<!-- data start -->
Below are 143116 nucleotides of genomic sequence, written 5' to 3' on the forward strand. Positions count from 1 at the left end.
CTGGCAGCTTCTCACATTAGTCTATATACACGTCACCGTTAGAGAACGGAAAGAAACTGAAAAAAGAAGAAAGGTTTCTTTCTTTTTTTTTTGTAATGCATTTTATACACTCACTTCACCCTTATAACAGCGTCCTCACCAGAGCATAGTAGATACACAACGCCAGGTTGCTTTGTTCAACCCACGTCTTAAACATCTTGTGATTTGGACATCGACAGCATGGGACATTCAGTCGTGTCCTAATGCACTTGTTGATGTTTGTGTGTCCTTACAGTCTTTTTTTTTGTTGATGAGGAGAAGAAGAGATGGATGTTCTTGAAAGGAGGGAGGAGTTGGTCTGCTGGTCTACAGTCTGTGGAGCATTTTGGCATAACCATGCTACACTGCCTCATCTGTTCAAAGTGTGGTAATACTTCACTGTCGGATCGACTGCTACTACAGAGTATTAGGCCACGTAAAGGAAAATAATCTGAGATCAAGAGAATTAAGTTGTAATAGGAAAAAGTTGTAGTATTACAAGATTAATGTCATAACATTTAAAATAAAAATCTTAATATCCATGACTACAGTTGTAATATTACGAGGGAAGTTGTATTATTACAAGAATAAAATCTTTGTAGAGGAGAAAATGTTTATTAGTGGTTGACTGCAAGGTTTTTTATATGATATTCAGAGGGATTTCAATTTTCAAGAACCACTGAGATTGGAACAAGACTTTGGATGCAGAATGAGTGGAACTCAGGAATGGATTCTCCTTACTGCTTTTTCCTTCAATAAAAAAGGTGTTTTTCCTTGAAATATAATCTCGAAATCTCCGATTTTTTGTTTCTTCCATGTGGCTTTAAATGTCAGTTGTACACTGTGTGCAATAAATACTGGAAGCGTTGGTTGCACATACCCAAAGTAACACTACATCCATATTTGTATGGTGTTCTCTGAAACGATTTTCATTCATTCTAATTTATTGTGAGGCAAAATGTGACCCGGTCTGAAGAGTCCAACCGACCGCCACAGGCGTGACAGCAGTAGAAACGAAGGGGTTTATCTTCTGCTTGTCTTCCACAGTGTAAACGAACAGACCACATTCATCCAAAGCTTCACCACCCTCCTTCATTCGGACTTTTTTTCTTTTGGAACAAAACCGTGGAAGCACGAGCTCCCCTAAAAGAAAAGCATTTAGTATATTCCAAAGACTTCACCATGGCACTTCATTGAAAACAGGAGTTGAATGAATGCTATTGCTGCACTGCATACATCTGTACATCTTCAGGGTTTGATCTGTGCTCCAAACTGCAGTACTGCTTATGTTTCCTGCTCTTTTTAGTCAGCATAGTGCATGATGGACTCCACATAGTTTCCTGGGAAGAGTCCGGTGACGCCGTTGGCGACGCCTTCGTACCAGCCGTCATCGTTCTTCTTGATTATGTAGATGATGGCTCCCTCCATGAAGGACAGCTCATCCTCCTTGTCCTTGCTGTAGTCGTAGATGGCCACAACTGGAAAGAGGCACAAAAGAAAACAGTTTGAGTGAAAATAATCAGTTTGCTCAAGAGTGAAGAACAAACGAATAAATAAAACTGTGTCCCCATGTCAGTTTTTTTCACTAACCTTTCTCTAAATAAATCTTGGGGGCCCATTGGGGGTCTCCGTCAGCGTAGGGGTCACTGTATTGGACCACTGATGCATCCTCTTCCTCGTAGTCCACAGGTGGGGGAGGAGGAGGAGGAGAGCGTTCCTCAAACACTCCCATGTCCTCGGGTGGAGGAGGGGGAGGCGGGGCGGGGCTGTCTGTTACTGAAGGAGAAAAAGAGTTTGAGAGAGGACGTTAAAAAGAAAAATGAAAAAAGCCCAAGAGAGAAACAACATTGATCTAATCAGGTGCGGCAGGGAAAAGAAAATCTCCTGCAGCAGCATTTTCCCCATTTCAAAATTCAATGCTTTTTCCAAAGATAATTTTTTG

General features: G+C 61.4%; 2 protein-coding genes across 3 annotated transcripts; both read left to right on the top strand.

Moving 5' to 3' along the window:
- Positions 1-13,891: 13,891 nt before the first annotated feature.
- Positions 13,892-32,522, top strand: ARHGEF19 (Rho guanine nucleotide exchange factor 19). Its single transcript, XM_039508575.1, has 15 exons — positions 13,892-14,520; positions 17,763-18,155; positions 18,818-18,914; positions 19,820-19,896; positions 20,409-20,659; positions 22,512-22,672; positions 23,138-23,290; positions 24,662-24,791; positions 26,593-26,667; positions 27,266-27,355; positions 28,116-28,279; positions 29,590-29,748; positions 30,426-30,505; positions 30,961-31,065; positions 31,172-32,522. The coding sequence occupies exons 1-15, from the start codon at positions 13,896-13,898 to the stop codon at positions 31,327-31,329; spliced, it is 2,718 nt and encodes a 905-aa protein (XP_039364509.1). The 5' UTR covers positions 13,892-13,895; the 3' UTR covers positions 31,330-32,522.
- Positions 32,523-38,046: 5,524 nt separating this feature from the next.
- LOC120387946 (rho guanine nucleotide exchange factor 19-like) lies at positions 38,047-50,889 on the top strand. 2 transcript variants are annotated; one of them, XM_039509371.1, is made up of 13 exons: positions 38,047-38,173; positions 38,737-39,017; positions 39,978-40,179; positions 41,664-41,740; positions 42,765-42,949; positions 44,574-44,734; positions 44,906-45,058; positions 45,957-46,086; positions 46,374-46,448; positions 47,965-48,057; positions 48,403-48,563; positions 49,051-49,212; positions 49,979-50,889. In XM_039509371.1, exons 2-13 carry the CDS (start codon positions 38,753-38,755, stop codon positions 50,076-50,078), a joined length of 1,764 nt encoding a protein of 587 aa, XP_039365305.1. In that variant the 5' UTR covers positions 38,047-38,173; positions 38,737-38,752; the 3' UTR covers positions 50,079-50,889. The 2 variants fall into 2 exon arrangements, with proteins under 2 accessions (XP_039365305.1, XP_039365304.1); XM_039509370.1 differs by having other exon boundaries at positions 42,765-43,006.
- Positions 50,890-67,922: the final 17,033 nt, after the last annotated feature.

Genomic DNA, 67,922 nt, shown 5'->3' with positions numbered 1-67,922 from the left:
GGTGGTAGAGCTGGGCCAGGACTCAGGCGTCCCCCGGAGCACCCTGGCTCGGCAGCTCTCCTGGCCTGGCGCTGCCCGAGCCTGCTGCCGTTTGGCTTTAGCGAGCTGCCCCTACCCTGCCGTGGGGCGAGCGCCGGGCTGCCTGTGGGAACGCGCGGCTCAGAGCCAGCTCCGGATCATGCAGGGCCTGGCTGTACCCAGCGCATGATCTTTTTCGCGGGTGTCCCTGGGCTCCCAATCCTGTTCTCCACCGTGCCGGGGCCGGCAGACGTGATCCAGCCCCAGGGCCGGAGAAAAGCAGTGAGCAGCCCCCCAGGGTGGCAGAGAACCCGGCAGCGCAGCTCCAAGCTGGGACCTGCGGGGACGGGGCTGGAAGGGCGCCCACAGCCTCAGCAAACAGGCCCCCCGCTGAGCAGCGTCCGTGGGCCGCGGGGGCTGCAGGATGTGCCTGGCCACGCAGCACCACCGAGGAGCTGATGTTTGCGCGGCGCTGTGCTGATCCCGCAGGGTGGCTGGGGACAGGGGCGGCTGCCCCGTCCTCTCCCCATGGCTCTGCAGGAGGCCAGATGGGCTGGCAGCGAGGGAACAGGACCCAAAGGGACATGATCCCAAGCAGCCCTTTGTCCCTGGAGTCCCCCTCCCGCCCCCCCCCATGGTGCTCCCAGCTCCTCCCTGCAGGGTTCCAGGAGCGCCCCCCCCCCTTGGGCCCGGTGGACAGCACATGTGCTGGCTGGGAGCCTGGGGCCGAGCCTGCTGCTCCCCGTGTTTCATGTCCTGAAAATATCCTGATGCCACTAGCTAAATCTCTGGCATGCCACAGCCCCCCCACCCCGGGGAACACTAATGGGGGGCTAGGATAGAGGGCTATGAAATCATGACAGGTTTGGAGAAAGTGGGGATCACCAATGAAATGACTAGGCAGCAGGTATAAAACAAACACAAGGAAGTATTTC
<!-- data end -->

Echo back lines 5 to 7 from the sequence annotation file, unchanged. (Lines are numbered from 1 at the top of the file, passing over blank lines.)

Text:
- Positions 1-13,891: 13,891 nt before the first annotated feature.
- Positions 13,892-32,522, top strand: ARHGEF19 (Rho guanine nucleotide exchange factor 19). Its single transcript, XM_039508575.1, has 15 exons — positions 13,892-14,520; positions 17,763-18,155; positions 18,818-18,914; positions 19,820-19,896; positions 20,409-20,659; positions 22,512-22,672; positions 23,138-23,290; positions 24,662-24,791; positions 26,593-26,667; positions 27,266-27,355; positions 28,116-28,279; positions 29,590-29,748; positions 30,426-30,505; positions 30,961-31,065; positions 31,172-32,522. The coding sequence occupies exons 1-15, from the start codon at positions 13,896-13,898 to the stop codon at positions 31,327-31,329; spliced, it is 2,718 nt and encodes a 905-aa protein (XP_039364509.1). The 5' UTR covers positions 13,892-13,895; the 3' UTR covers positions 31,330-32,522.
- Positions 32,523-38,046: 5,524 nt separating this feature from the next.